Solving the inequality $\frac{x}{\sqrt{x+12}} - \frac{x-2}{\sqrt{x}} > 0$

I'm having troubles to solve the following inequality..

$$\frac{x}{\sqrt{x+12}} - \frac{x-2}{\sqrt{x}} > 0$$

I know that the result is $x>0$ and $x<4$ but I cannot find a way to the result..

Thanks in advance!

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4 Answers

First write the inequality as $${x\sqrt x-(x-2)\sqrt{x+12}\over \sqrt x\sqrt{x+12} }>0$$ This holds if and only if $x>0$ and $x\sqrt x-(x-2)\sqrt{x+12}>0$. We have \eqalign{ &x\sqrt x-(x-2)\sqrt{x+12}>0\cr \iff&x\sqrt x>(x-2)\sqrt{x+12}\cr } For $x>2$, squaring both sides of the above gives $$x^3>(x-2)^2 (x+12)$$ or $$0>4(2x^2-11x+12)$$ or $$0>(2x-3)(x-4).$$ The solution to the above is $3/2<x<4$.

Thus for $x>2$, the only solutions to the original inequality are $2<x<4$.

For $0<x\le2$, we obviously have a solution to the original inequality (since both terms will be positive for $0<x<2$, and for $x=2$, we have the inequality ${2\over\sqrt{14}}>0$).

So the solution set is $(0,4)$.

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If it weren't obvious that the inequality held for $0<x\le2$, then you should follow the method used in Andre Nicolas' answer. Come to think of it, as I used sort of ad-hoc method, you should just use Andre's method... – David Mitra Feb 23 '12 at 23:56

Note that our expression is only defined when $x>0$. Bring to a common denominator $\sqrt{x+12}\sqrt{x}$. We get $$\frac{x\sqrt{x}-(x-2)\sqrt{x+12}}{\sqrt{x+12}\sqrt{x}}.$$ The bottom is safely positive, so we want to find out where $$x\sqrt{x}-(x-2)\sqrt{x+12}>0.$$ This expression can only change sign when we travel across points where the expression is $0$. So we solve $$x\sqrt{x}-(x-2)\sqrt{x+12}=0.$$ To find out where this could happen, we bring the negative stuff to the other side, and then square both sides. We are looking at $$x^3-(x-2)^2(x+12)=0.$$ Expand. The $x^3$ terms cancel, and we get a quadratic. Solve.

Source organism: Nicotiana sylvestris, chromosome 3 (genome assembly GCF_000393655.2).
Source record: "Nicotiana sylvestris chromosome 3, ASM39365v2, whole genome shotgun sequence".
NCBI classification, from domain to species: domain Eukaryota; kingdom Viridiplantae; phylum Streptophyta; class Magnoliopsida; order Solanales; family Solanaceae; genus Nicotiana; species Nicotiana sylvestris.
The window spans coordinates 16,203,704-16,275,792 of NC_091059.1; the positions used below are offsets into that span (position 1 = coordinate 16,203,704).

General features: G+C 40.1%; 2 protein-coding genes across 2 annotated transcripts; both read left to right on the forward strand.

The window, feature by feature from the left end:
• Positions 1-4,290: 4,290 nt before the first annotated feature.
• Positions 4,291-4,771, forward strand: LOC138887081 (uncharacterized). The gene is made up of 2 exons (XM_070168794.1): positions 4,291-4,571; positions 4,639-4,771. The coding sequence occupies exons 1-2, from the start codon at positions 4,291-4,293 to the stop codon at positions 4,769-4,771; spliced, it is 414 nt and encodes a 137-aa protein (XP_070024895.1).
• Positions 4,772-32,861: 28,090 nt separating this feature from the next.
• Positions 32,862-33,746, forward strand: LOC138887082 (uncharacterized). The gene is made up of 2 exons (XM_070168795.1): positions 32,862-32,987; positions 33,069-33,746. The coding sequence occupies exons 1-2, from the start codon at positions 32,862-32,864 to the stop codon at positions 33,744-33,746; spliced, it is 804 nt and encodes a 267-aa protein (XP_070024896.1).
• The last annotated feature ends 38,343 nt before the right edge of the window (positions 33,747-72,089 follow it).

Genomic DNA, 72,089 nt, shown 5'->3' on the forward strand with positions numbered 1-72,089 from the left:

The solutions should turn out to be $x=3/2$ and $x=4$. This divides the region we are interested in into parts $(0,3/2)$, $(3/2,4)$ and $(4,\infty)$. We also need to worry a tiny bit about $3/2$ and $4$.

Now look at either our original function, or $g(x)=x\sqrt{x}-(x-2)\sqrt{x+12}$. Evaluate it at convenient "test points" in our intervals. For example, to deal with $(0,3/2)$, we can use the test point $x=1$. It is easy to see that $g(1)$ is positive. Now look at a convenient test point in $(3/2,4)$, like $x=2$. Clearly, $g(2)$ is positive. Finally, deal with $(4,\infty)$. We may need a calculator. Let $x=9$. We find that $g(9)$ is negative. So there is a change of sign only at $x=4$. For $0<x<4$, our expression is $>0$. For $x\ge 4$, our expression is $\le 0$. (It is exactly $0$ at $x=4$.)

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The domain of possible values of $x$ is $(0,+\infty)$. Rewrite this inequality as $$\frac{x}{\sqrt{x+12}}>\frac{x-2}{\sqrt{x}}$$ If $0<x<2$, then LHS is poistive and RHS is negative and the inequality holds for $x\in (0,2)$. If $x\geq2$ both sides are positive, so you can square them and get $$\frac{x^2}{x+12}>\frac{(x-2)^2}{x}$$ After some simplificatoins you will get the following $$-\frac{4(2x^2-11x+12)}{x(x+12)}>0\Longleftrightarrow \frac{2x^2-11x+12}{x(x+12)}<0\Longleftrightarrow\frac{(2x-3)(x-4)}{x(x+12)}<0$$ The solution of the last inequality is $x\in (-12,0)\cup(3/2,4)$. But we are considering case $x\geq 2$, so $x\in[2,4)$.

After union of results of two cases we get $0<x<4$.

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We can combine the two fractions on the left-hand side to get $$\frac{x\sqrt x-(x-2)\sqrt{x+12}}{\sqrt{x+12}\sqrt{x}}>0$$ and since we need for the denominator to be defined and not $0$, this gives us $x>0$. We can now multiply both sides by $\sqrt{x+12}\sqrt{x}$ to get $$x\sqrt x-(x-2)\sqrt{x+12}>0$$ which we rewrite as $x\sqrt x>(x-2)\sqrt{x+12}$ and square both sides giving us $$x^3>\pm(x-2)^2(x+12)=\pm(x^3+8x^2-44x+48)$$ where the $\pm$ is determined by the sign of $x-2$, since if $x\geq 2$ then squaring does not change the sign of either side while if $0<x<2$ then it does. When $x\geq 2$ this simplifies to $0>8x^2-44x+24$. Applying the quadratic equation, we get that $0=8x^2-44x+48$ at $x=\frac{3}{2},4$ and we can see that between these two values the inequality holds, so we know that our desired inequality holds for $x\geq 2$. When $0<x<2$ this simplifies to $2x^3+8x^2-44x+48>0$, which is true for all positive $x$, so the desired inequality holds for $0<x<2$. Thus it holds in the region $0<x<4$, but not outside.

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